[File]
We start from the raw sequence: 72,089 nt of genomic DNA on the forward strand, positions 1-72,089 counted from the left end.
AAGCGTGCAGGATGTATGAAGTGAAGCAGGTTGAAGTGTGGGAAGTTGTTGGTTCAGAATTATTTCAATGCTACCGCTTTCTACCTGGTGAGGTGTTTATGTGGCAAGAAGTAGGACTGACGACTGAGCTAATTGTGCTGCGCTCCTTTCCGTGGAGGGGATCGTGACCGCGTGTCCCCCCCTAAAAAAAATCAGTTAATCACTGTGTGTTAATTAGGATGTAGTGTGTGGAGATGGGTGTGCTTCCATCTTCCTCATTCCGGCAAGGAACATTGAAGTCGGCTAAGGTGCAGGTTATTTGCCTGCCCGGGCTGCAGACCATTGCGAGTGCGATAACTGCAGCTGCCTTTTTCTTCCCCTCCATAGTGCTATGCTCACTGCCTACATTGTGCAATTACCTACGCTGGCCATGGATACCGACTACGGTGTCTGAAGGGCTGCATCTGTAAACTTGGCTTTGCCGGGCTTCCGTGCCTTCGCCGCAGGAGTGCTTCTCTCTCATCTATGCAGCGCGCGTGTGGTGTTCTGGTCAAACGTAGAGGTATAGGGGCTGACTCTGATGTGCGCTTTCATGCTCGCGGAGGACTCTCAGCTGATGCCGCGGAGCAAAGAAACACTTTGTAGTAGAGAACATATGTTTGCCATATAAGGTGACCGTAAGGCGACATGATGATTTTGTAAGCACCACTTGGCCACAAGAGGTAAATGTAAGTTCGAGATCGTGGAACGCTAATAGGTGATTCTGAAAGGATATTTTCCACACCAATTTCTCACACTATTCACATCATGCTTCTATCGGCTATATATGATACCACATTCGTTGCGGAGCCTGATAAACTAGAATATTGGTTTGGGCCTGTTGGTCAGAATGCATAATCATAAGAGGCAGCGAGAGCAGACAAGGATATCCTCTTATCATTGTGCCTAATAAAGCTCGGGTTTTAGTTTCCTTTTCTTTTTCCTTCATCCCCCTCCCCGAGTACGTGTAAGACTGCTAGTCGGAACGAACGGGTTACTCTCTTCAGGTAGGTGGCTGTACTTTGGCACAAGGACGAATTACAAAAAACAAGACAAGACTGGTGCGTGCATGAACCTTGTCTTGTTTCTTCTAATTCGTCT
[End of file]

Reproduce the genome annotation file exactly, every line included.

We start from the raw sequence: 72,089 nt of genomic DNA on the forward strand, positions 1-72,089 counted from the left end.
AAGCGTGCAGGATGTATGAAGTGAAGCAGGTTGAAGTGTGGGAAGTTGTTGGTTCAGAATTATTTCAATGCTACCGCTTTCTACCTGGTGAGGTGTTTATGTGGCAAGAAGTAGGACTGACGACTGAGCTAATTGTGCTGCGCTCCTTTCCGTGGAGGGGATCGTGACCGCGTGTCCCCCCCTAAAAAAAATCAGTTAATCACTGTGTGTTAATTAGGATGTAGTGTGTGGAGATGGGTGTGCTTCCATCTTCCTCATTCCGGCAAGGAACATTGAAGTCGGCTAAGGTGCAGGTTATTTGCCTGCCCGGGCTGCAGACCATTGCGAGTGCGATAACTGCAGCTGCCTTTTTCTTCCCCTCCATAGTGCTATGCTCACTGCCTACATTGTGCAATTACCTACGCTGGCCATGGATACCGACTACGGTGTCTGAAGGGCTGCATCTGTAAACTTGGCTTTGCCGGGCTTCCGTGCCTTCGCCGCAGGAGTGCTTCTCTCTCATCTATGCAGCGCGCGTGTGGTGTTCTGGTCAAACGTAGAGGTATAGGGGCTGACTCTGATGTGCGCTTTCATGCTCGCGGAGGACTCTCAGCTGATGCCGCGGAGCAAAGAAACACTTTGTAGTAGAGAACATATGTTTGCCATATAAGGTGACCGTAAGGCGACATGATGATTTTGTAAGCACCACTTGGCCACAAGAGGTAAATGTAAGTTCGAGATCGTGGAACGCTAATAGGTGATTCTGAAAGGATATTTTCCACACCAATTTCTCACACTATTCACATCATGCTTCTATCGGCTATATATGATACCACATTCGTTGCGGAGCCTGATAAACTAGAATATTGGTTTGGGCCTGTTGGTCAGAATGCATAATCATAAGAGGCAGCGAGAGCAGACAAGGATATCCTCTTATCATTGTGCCTAATAAAGCTCGGGTTTTAGTTTCCTTTTCTTTTTCCTTCATCCCCCTCCCCGAGTACGTGTAAGACTGCTAGTCGGAACGAACGGGTTACTCTCTTCAGGTAGGTGGCTGTACTTTGGCACAAGGACGAATTACAAAAAACAAGACAAGACTGGTGCGTGCATGAACCTTGTCTTGTTTCTTCTAATTCGTCT